The Organisation of American States (OAS) has denounced the irregular incidents and declared that any outcome declared in those circumstances would be illegitimate in its eyes. This pan-american organisation has been attempting to regain its importance in the continent following a decade of decline when it was eclipsed by the more regional organisations such as UNASUR, the CELAC and ALBA. This was due to the perception that the organisation works for US interests, at a time when the region’s awareness of its independence from Washington was growing. So far, the OAS has attempted its comeback by presenting a tough front against the supposed human rights violations of the Venezuelan government. However, this itself has attracted criticism.
While it is fair to point out that the OAS has criticised the Honduran government, its greatest response so far has been to recommend a partial to full recount of the election by the very TSE. They only have to follow the recommendations to legitimise the election. The TSE is still considered by the OAS as trustworthy enough to conduct such an operation. This is policy is rather mild when compared to the OAS’s attempts at suspending Venezuela as well as fully delegitimising its government. It was even criticised of partisanship by allying itself with the Venezuelan opposition, whereas in Honduras it has not expressed any connection to Nasralla and the Alliance. Thus, the organisation appears to confirm the claims of its submissiveness to Washington.
The USA was complicit in the removal of Zelaya and is currently Hernández’s closest ally. In a region where there is a growing disillusionement of the War on Drugs by both the people and their governments, Honduras and the United States continue to favour a militarised solution to the violence plaguing the continent. The strategic position of the country, situated in a major smuggling route, makes Honduras even more important as an ally if Washington’s traditional approach is to prevail.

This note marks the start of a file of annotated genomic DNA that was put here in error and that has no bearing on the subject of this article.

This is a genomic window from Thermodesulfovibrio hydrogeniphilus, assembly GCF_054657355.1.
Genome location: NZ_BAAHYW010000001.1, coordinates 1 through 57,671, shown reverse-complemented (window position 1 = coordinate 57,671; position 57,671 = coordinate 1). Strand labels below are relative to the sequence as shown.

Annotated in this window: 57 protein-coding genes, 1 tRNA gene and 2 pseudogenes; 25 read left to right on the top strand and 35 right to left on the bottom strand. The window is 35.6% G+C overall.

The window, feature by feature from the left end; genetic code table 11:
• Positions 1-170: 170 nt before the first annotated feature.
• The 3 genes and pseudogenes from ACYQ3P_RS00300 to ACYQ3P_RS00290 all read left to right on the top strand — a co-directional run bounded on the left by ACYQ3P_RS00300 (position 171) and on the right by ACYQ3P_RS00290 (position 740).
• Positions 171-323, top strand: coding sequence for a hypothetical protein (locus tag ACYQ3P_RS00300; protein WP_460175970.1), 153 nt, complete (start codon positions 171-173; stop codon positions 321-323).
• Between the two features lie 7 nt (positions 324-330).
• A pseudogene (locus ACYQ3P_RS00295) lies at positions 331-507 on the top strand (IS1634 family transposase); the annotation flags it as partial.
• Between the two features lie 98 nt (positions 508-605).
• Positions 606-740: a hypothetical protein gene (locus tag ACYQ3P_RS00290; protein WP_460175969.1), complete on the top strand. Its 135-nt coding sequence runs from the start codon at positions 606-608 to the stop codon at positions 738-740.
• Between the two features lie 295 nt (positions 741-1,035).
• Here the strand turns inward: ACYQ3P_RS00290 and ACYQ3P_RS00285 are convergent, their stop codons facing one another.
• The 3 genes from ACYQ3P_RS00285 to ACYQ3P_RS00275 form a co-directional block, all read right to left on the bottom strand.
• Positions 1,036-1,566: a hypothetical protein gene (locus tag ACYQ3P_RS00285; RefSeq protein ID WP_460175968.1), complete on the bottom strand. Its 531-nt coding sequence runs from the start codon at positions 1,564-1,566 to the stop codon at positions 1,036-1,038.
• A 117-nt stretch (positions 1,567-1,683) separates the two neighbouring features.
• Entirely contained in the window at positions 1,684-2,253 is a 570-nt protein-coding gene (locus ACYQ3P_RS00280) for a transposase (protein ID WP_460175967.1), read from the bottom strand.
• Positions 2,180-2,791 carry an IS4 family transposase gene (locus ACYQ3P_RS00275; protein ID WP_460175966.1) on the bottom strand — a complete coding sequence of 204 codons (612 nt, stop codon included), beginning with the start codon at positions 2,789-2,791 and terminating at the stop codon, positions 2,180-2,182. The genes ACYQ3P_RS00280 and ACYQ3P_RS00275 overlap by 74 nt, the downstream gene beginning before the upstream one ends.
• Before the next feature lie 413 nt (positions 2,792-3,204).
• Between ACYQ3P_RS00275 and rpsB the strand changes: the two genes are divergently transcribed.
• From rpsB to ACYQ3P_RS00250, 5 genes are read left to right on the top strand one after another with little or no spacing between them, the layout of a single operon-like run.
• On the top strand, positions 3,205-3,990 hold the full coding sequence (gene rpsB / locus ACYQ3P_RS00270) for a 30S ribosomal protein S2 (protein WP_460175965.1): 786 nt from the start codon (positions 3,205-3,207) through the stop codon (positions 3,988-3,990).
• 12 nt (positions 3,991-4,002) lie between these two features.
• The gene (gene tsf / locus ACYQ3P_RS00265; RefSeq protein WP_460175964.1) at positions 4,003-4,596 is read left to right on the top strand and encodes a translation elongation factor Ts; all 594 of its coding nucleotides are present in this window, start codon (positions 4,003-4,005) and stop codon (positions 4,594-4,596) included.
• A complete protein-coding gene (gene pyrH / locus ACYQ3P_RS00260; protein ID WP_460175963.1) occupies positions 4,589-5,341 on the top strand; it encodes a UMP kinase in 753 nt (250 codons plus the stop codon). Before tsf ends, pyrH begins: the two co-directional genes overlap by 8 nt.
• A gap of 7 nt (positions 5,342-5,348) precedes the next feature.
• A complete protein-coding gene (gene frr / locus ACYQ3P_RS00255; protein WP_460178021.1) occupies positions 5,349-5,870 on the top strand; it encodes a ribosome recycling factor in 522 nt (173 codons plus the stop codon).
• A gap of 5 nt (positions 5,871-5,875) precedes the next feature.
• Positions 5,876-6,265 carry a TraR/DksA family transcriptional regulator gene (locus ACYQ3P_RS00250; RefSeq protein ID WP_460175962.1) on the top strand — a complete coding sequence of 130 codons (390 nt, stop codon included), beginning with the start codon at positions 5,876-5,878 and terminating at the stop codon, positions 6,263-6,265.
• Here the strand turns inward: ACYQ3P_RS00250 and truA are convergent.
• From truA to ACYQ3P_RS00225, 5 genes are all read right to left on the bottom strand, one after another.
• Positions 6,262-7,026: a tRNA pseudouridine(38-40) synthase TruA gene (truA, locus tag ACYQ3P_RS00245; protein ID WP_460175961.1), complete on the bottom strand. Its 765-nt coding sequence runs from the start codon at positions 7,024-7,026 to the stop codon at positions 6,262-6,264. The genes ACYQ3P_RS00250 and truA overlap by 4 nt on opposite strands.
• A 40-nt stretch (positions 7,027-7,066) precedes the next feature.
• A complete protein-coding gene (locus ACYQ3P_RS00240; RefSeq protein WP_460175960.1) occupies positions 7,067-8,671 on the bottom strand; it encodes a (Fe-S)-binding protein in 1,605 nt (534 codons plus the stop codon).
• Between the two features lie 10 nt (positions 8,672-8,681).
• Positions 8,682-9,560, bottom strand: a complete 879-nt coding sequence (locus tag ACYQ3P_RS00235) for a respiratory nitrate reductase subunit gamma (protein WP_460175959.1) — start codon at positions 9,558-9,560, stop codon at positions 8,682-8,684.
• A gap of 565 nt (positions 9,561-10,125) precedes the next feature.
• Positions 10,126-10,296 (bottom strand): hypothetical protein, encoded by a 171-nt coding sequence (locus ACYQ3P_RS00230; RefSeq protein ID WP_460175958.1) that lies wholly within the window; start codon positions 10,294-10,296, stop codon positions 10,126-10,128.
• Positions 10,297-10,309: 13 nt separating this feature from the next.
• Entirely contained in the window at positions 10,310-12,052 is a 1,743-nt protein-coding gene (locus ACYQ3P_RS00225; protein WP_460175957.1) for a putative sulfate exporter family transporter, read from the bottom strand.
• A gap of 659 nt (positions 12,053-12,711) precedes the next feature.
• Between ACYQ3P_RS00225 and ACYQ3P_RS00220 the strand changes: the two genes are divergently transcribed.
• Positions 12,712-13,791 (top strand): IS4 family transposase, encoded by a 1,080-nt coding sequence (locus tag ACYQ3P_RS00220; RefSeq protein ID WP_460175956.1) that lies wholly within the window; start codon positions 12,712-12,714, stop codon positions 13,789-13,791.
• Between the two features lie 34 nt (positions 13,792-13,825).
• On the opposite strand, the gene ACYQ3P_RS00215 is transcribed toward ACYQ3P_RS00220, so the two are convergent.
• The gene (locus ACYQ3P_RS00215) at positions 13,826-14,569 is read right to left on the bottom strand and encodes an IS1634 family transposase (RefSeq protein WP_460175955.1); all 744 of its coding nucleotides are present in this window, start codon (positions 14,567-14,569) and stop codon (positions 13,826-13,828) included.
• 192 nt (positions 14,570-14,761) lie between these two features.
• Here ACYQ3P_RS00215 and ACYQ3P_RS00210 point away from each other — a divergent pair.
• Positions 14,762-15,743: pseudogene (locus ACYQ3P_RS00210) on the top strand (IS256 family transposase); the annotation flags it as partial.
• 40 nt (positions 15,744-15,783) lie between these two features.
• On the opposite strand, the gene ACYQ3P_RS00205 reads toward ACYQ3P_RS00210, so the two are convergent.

Furthermore, the resurgence of the embattled Latin American left in numerous countries’ polls could see them returning to power in the near future. During his term, Zelaya had favoured Latin American integration over relations with Washington. This policy was fully reversed following his impeachement, but it remains in Libre’s manifesto. Thus, the news of Zelaya’s political return through Nasralla might not be greeted with great enthusiasm in the White House.
As such, it does not come to a surprise that the US State Department has qualified the situation as a Honduran “internal affair” and in the midst of this current crisis has even awarded it with the recognition of a “human rights defending” nation. These actions are the complete opposite of Washington’s more hawkish approach towards the other Latin American countries with which it is not allied. It might be a blank cheque for Honduras to keep out a non-US aligned government from forming in the country.
The TSE has responded that it would agree to the OAS’s recommendation of conducting a recount of voting tallies, albeit without the supervision of an international impartial electoral observer. Nasralla himself has announced that he would not recognise a final result declared under these conditions.
How the current crisis will conclude is yet to be seen. If the OAS does not use this opportunity to show that it does not practice double standards, then it might spell the end of its attempts at regaining regional relevance. It could be eclipsed once again by solely Latin American organisations that exclude the US. Maybe the election will finally be held in a transparent manner and either Nasralla or Hernández result as the victors. Or perhaps the status quo will remain and the situation will eventually calm down. However, the history of Latin America is characterised by the combination of violence and politics. To declare a definite winner through any process that is widely regarded as fraudulent by Hondurans can be very dangerous.